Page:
Medicare error estimate rises by $1 billion

Medicare error estimate rises by $1 billion

Medicare paid about $13.5 billion more than it should have to health care providers in fiscal 1999, according to an audit released Thursday by Health and Human Services Inspector General June Gibbs Brown.

The estimate, which represents an "error rate" of just under 8 percent of the program's fee-for-service payments, is up from last year's $12.6 billion, but is still within a statistical margin of error, Brown told the Senate Labor-HHS Appropriations Subcommittee.

"I don't believe it's statistically significant. It's probably a plateau," Brown told the panel.

What is clear, testified both Brown and Medicare administrator Nancy-Ann Min DeParle, is that Medicare has significantly reduced its level of mispayments. This year's total is $6.8 billion less than the fiscal 1997 audit found, and $9.7 billion less than the level estimated by the IG during its first audit for fiscal 1996. This year also represented the first time independent auditors were able to issue a "clean opinion" on the Health Care Financing Administration's financial statements. When the first audit was done four years ago, DeParle said, "The books were such a mess they couldn't express an opinion."

Most of the increases in this year's audit were attributable to physicians, home health care providers, and durable medical equipment suppliers, said Brown. The biggest jump in errors fell under "unsupported services," or those payments for which no documentation of need could be found in medical records or for which medical records were not produced after repeated requests.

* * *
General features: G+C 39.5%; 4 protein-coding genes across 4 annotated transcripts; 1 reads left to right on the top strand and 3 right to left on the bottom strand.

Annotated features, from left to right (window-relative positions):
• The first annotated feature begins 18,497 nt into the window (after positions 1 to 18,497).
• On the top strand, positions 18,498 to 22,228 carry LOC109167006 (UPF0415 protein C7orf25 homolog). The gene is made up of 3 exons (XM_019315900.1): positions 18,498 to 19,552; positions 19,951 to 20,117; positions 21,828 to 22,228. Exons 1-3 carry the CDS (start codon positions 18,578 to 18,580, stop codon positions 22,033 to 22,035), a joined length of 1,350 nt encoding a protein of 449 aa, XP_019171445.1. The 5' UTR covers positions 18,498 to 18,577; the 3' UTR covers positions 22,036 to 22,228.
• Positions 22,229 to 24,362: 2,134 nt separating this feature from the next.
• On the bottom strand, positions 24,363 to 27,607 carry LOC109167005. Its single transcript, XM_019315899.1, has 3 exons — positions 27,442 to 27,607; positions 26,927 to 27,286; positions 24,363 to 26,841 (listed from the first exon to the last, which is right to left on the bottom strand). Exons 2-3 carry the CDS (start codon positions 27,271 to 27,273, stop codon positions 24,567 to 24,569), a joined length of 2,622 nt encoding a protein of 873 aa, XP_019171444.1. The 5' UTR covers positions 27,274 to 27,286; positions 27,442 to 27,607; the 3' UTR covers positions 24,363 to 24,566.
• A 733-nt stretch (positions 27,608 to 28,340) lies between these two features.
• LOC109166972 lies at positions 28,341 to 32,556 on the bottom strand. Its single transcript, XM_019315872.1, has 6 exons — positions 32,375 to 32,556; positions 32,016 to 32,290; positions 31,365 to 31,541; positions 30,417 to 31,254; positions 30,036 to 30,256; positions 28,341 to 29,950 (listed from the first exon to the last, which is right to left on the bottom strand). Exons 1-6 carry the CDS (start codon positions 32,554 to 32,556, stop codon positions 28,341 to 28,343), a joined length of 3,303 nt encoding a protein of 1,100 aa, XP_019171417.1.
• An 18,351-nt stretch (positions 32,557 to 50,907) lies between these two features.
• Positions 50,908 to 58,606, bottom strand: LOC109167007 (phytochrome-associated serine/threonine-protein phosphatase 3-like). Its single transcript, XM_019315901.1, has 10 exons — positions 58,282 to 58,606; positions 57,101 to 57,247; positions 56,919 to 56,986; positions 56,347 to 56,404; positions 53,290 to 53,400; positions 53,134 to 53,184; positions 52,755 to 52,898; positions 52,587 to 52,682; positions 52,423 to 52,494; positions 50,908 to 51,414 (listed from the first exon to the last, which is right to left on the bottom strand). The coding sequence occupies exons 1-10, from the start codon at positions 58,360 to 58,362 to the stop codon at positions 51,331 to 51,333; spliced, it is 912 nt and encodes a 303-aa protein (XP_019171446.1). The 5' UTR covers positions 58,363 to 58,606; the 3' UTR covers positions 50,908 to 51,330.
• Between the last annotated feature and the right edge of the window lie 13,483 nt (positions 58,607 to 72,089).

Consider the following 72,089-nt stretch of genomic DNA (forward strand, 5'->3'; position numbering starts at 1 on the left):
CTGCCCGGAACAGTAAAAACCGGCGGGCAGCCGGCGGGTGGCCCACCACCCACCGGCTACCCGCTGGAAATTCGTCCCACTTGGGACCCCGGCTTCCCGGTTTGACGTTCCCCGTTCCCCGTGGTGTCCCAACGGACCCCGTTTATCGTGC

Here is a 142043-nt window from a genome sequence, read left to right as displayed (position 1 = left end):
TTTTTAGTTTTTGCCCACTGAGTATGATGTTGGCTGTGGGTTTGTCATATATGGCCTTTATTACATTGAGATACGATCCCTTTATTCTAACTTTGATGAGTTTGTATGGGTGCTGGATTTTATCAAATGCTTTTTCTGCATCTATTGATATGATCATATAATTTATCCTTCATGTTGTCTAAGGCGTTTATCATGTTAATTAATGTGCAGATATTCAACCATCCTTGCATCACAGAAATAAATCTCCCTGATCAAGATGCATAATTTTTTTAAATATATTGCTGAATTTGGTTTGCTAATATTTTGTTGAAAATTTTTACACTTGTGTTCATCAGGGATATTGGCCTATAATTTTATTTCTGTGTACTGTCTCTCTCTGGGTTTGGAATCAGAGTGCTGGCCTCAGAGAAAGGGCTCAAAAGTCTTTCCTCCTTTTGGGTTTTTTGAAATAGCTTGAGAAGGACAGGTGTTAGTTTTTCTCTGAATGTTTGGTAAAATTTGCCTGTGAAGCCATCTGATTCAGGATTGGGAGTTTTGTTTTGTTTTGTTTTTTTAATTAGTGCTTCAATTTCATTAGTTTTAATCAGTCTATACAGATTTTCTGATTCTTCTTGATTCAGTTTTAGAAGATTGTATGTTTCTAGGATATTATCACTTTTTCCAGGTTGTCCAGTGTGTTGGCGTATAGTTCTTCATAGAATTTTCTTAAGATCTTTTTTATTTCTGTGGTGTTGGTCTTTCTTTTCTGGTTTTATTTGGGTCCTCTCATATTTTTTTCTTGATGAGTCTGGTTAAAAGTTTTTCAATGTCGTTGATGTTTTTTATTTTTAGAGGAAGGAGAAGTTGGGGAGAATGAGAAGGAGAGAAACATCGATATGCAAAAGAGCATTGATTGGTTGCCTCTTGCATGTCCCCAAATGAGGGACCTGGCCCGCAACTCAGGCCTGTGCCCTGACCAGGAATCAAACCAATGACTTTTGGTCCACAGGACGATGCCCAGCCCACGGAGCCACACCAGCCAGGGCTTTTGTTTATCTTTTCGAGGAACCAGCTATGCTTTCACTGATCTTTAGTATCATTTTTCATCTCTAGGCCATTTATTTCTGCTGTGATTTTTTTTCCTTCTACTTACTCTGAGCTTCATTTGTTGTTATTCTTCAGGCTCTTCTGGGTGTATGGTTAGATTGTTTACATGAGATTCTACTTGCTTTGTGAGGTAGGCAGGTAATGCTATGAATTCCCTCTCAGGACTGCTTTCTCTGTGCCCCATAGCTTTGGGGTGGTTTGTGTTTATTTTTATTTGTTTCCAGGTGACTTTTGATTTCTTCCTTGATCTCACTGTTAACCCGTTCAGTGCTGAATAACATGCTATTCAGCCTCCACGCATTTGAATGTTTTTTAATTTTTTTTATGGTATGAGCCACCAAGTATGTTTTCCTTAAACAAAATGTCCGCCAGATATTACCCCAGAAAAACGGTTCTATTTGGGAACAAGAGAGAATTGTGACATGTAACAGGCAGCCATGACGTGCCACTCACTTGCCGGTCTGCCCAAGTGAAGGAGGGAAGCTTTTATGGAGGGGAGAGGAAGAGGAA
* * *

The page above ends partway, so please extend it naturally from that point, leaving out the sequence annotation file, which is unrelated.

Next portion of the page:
Also up were payments for treatments found not to be "medically necessary."

In a statement distributed at the hearing, the American Medical Association blasted the use of a gross dollar amount for mispayments as "irresponsible grandstanding." Nancy Dickey, the AMA's immediate past president, said: "The system is complex and involves understandable differences of opinion over clinical judgment or the level of service provided. The simple fact is much of Medicare billing is subjective, and honest people can disagree."

But, responding to a question from Labor-HHS Appropriations Subcommittee Chairman Arlen Specter, R-Pa., about whether Medicare regulations are too complex, DeParle said most of the mispayments are not a matter of regulatory interpretation.

"It's 'Did you see the patient or did you not?' It's 'Did you provide the service or did you not?'" she said. Specter, who at one point suggested Medicare might deter more fraud by sending people to jail rather than merely recouping the money, also responded to the AMA allegations. "If fighting fraud is grandstanding, we need a little more of it," he said.

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